Why are tears important?
Even when you’re not crying, your eyes are full of tears. Tears help your eyes see, remove foreign particles, and protect your eyes from getting scratches that could permanently impair your vision. Tears are made of lipids, water, and mucus. They are made by special glands around the eye and are spread over the surface of the eye when you blink.
What causes dry eyes?
Dry eyes are caused by a problem with either the quantity or quality of your tears.
Your eyes can become dry if you do not produce enough tears. As you age, you naturally produce less tears. You may also produce less tears if you have certain medical conditions (e.g., diabetes, rheumatoid arthritis, Sjögren’s syndrome) or if you take certain medications (e.g., decongestants, antihistamines, antidepressants).
Dry eyes can also occur if your tears evaporate (dry out) too quickly. This can develop if you are exposed to excessive wind, smoke, or dry air (such as in Southern California). Even using a blow dryer for your hair can cause dry eyes. Other causes include:
- Prolonged reading or looking at computer screens (which causes decreased blinking)
- Using contact lenses
- Certain eye surgeries, like LASIK
What are symptoms of dry eyes?
Dry eyes can present with a variety of symptoms, but generally cause your eyes to feel uncomfortable. Your eyes may sting, burn, become red, or be sensitive to light. Other symptoms of dry eyes include:
- Feeling like something is stuck in your eyes
- Pain when wearing contact lenses
- Difficulty seeing at night, such as when driving
- Feeling like your vision is blurry or your eyes are tired
- Watery or tearing eyes
Many patients are unaware that you can still have dry eyes even if your eyes are watery or teary. In fact, the natural response of the eye is to produce more tears when it becomes irritated from dry eye syndrome.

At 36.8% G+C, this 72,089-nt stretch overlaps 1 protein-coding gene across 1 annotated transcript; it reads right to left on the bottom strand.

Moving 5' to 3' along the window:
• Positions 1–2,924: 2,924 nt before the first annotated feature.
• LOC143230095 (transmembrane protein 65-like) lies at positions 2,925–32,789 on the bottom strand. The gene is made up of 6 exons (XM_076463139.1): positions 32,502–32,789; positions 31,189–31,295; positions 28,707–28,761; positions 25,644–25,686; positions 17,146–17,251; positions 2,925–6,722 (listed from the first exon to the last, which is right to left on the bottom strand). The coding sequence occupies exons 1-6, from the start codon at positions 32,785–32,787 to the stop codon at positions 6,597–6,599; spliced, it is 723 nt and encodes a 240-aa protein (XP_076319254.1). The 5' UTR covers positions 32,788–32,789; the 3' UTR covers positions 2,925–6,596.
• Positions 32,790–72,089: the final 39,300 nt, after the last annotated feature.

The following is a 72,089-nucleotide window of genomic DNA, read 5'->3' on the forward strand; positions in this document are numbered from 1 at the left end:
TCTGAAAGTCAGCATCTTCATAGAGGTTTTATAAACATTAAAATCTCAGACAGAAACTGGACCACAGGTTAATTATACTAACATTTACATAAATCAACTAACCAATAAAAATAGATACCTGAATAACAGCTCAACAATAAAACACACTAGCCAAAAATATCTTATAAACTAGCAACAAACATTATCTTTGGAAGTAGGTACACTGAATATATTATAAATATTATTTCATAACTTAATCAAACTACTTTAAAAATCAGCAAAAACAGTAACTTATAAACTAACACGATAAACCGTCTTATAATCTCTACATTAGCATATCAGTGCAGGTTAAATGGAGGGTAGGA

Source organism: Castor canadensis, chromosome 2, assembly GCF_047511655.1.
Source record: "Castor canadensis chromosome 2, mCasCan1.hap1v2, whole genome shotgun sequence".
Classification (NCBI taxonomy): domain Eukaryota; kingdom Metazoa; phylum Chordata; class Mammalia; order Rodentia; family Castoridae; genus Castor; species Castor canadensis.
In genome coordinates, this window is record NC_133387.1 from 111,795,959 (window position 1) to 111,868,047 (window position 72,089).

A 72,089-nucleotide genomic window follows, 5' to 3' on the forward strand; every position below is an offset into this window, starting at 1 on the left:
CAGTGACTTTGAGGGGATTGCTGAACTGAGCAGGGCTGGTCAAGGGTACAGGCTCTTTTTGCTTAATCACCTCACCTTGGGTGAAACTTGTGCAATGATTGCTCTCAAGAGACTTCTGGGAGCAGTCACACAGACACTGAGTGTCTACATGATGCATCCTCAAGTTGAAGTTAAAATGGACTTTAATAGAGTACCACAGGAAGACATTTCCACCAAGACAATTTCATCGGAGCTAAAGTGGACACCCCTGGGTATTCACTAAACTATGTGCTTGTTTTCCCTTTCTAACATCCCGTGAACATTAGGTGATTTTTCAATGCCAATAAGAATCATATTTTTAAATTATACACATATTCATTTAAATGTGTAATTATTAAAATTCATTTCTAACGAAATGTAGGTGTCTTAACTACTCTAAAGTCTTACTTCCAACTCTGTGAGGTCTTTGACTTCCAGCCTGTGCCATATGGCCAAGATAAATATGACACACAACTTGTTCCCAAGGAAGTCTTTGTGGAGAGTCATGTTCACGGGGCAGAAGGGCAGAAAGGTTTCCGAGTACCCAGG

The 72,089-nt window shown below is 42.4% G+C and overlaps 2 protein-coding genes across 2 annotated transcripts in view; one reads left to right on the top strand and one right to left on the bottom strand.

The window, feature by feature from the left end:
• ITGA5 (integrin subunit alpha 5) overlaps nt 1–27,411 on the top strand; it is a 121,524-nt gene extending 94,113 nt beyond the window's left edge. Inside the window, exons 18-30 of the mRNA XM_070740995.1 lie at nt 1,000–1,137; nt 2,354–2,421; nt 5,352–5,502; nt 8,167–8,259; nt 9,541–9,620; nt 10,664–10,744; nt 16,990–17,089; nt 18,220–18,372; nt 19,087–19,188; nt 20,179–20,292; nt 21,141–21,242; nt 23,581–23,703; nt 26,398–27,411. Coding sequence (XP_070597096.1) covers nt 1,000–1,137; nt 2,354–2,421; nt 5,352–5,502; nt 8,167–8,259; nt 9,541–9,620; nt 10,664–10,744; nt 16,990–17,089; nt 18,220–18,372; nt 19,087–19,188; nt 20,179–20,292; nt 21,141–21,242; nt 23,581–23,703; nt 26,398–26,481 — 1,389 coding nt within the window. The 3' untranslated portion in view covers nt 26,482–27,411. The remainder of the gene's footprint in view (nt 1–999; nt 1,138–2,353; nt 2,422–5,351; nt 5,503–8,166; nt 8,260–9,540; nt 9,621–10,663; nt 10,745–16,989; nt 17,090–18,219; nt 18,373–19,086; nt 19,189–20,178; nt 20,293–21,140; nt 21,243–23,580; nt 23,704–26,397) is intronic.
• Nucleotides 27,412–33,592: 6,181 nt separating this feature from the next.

If I have dry eyes, what can I do?
First, talk with your primary care doctor to help identify the cause of your eye irritation. Depending on your symptoms, your doctor may refer you to an ophthalmologist (MD eye specialist) for further management. Your doctor may recommend the following treatments for your dry eyes:
- Preservative-free eye drops (artificial tears)
- Drugs and supplements like omega-3 fatty acids and fish oil, which can help your eyes make more tears
- Warm compresses and eyelid scrubs
Artificial tears are meant to be used 3-4 times daily, in both eyes. Avoid drops with preservatives or decongestants (redness relief) as these can worsen your symptoms.
Warmed wet towel compresses can be applied to each closed eye for 10 minutes at least 4 times daily. Eyelid scrubs can be done in the shower once a day–apply diluted shampoo or baby shampoo to a washcloth, then lightly scrub your eyelashes. These measures can help clear clogged tear glands and maintain the hygiene of your eyelids and lashes.
If you experience persistent eye irritation or pain, changes in vision, or sensitivity to light you may need urgent treatment and should see an ophthalmologist or your primary care doctor right away.